The resulting dispensation, Accommodation Two that emerged from the CoDeSA negotiations required the formerly exiled African National Congress (ANC) to play a deft hand. To reap the benefit of exile, the leadership had first to neutralize the United Democratic Front that had mobilized structures of civil society against the last-ditch attempts of the Nationalists to broaden their constituency through the 1983 Tri-Cameral Parliament.
Secondly the ANC had to open its tent to the previously derided Bantustan leadership. CoDeSA thereby became a forum of parties with little in the way of a tested popular mandate. The inherent risk to the ANC was that the original problem of ethnic identity, held at bay through the ‘three doctors pact’ of 1947, might once again rear its head. To quote a 1992 remark of Nelson Mandela - ‘you might think you are going to control the Bantustans; beware that they don’t end up controlling you.’
The immediate outcome of the armistice was majority rule, duly constrained by the 1996 Constitution. The new order was invoked in the harsh twilight of diamond and gold mining (that had peaked in the 1970s), and the new strictures of accession to the World Trade Organization. Under trying economic conditions, the labour broker baton was handed to the ANC. Whites could now sit back and enjoy their harvest of financial and social capital.
Accommodation Two was an unstable armistice, mediated and modulated by the Constitution and the Bill of Rights. Property rights were inviolate; freedom of movement a right; the previous white labour aristocracy was opened to all; the state monopoly of violence was curtailed; the economy globalized under deregulation.
By design the Constitution did not deal with the two linked and fundamental issues. The first was economic exclusion from the core economy; the second was geographic exclusion from the core economy. The implicit assumption was that gradualism, coupled with elements of redress would contain the aspirations of the majority. The former Bantustans would hold back the tide that had apartheid dammed up behind their façade.
V. Mbeki’s Presidency
The principal architect of change over the two post-Cold War decades was Thabo Mbeki, who, much like Jan Christiaan Smuts, strode the international stage even as his hold on domestic power waned. Mbeki’s watch included the shaping the instruments of redress, including labour and tenant rights, and measures to promote economic inclusion of the previously disadvantaged. His period in high office might be termed technocratic nationalism, in ways similar to what the Afrikaner Nationalists had invoked in 1948, but with considerable differences.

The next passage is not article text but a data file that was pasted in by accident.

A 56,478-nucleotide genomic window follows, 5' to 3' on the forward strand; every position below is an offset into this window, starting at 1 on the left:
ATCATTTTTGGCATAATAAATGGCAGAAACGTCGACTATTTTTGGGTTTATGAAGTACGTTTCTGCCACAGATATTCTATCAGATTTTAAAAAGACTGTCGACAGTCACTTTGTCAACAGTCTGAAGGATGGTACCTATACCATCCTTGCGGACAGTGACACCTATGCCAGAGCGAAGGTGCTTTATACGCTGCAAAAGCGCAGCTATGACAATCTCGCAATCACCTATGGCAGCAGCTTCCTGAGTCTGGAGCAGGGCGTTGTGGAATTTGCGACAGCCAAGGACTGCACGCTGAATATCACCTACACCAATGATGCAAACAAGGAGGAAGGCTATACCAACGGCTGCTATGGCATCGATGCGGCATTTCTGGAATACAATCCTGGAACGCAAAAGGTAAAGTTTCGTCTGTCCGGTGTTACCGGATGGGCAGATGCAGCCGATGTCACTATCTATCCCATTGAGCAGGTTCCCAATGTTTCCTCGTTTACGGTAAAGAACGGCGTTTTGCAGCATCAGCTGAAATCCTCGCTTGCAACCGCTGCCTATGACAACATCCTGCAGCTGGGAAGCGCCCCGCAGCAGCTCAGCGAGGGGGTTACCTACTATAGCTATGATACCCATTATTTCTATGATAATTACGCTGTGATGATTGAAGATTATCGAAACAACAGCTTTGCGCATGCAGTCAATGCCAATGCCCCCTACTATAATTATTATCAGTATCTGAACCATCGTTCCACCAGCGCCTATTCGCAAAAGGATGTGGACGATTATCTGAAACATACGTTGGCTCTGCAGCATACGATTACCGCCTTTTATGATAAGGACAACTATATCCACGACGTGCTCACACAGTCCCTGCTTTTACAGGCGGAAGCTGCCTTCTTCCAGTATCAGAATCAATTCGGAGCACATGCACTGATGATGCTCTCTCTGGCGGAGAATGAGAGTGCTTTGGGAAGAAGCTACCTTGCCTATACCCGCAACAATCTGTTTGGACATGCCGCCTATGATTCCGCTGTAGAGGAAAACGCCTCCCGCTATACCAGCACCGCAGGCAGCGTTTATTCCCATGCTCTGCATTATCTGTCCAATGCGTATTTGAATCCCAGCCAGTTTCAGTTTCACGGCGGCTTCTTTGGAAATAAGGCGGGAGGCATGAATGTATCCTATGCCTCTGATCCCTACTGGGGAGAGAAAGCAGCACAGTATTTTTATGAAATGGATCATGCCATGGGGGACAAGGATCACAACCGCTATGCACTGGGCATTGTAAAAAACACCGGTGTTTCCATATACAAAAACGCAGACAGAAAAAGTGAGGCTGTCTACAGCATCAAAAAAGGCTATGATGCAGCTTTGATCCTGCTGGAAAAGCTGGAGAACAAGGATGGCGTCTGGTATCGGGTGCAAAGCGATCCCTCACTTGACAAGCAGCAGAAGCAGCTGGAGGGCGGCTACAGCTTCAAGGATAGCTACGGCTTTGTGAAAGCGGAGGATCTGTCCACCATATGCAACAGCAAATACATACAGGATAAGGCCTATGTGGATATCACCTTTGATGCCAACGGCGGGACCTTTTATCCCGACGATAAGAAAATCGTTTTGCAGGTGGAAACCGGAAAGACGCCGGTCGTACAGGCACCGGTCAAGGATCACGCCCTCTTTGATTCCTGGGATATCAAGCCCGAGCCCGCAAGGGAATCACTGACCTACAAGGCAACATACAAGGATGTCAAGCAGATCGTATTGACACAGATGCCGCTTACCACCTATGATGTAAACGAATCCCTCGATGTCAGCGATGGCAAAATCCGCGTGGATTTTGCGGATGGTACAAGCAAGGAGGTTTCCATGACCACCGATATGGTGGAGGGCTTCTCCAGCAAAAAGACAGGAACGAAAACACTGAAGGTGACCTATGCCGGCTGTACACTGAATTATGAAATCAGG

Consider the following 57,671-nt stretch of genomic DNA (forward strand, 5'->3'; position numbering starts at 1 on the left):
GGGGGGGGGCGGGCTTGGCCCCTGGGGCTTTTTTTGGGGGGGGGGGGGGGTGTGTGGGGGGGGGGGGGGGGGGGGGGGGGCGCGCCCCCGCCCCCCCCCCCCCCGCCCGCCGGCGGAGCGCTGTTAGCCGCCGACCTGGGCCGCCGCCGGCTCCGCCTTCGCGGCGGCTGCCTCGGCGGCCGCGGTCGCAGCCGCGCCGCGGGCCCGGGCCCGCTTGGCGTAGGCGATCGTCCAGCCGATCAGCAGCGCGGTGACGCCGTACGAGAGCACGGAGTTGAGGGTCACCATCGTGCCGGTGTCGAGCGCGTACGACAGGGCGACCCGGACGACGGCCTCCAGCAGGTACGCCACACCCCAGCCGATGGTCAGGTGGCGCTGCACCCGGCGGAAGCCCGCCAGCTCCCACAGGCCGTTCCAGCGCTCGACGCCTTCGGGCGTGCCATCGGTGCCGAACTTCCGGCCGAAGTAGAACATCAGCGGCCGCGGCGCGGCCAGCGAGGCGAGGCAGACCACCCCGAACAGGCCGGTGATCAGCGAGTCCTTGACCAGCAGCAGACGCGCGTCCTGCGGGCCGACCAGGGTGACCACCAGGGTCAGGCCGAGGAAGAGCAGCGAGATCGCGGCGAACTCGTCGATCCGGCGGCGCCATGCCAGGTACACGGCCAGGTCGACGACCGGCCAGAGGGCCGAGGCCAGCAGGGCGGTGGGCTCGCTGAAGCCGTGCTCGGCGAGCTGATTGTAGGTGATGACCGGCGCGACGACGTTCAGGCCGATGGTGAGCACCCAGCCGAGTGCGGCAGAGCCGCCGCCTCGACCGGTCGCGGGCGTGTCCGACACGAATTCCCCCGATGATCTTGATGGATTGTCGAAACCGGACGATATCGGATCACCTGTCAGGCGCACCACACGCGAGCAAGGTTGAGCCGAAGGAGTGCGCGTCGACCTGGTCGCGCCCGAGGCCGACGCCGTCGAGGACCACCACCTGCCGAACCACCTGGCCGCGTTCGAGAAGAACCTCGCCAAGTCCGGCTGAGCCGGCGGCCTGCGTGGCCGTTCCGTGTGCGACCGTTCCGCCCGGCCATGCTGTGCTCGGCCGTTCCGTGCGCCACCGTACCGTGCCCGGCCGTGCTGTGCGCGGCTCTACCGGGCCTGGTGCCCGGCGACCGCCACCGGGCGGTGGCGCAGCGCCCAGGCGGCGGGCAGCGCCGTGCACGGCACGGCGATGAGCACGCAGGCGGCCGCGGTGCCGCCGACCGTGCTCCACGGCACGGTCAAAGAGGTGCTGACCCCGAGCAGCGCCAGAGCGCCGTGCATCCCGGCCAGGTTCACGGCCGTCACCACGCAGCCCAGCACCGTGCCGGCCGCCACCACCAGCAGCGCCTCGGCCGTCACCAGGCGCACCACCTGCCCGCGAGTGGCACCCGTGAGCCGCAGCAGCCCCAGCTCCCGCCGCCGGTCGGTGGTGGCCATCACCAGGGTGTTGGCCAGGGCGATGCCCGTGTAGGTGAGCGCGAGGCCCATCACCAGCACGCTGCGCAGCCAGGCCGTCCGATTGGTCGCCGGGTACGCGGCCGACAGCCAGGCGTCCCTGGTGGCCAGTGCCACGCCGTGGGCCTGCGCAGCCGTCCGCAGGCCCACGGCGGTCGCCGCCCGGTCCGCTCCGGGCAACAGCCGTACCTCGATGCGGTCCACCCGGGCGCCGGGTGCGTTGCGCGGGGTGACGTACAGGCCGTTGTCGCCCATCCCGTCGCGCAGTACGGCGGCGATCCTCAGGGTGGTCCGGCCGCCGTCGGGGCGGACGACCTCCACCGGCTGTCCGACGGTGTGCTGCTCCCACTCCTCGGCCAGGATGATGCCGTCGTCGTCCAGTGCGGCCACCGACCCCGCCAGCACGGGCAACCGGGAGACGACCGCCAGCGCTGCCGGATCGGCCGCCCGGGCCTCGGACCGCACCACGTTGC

Similarities include the durability of institutionalized corruption, a feature of life going back to the days of the VoC, as derided in the aphorism ‘Vergaan onder Corruptie’ (died through corruption). Kruger’s Zuid Afrikaansche Republiek was notable for its corruption by way of issuing concessions as a tax generating device, so well described in Wheatcroft’s book The Randlords. Add to this toxic stew wartime profiteering, sanctions busting, financial Rand round-tripping, VAT fraud, and Bantustan money laundering. The outcome, King Report on Corporate Governance notwithstanding, was a financial services sector of deft financiers, lawyers, auditors, consultants and accountants, of which more later.
This above stew comprises some of the legacy on which the Rainbow Nation was to be built, complete with its pot of gold, blended with the anger of exclusion and subjugation. Flavour with Africanism, and reduce with a large measure of Washington Consensus. Cover and simmer for twenty years.
VI. Turning of the tide
So what has happened? For a start, the tide turned, with rural-urban migration encouraged by the unintended consequences of policy. Labour tenants and workers were forced out as tenant rights and minimum wage law was promulgated. Collapse of local government services added impetus to the tide that engulfed cities and towns, whose civic leaders struggled to cope.
Where towns were inaccessible, squatter settlements sprang up along trunk roads, each with their own political leadership and vested interests. Second the opportunity of controlling state assets now presented itself to the politically empowered elites, those in high office, in the bureaucracy, and trade union leadership. This process began on the Mandela-Mbeki watch during which a signal emanated that party loyalty would guarantee survival if one was caught with their hands in the pot of gold.
In quick succession the Land Bank was raided, the new Sector Education and Training Authorities became piggy banks, the mega corruption of the Arms Deal and its intermediaries unfolded, and the unions seized control of their cognate Ministries, first at national level and then into the provinces.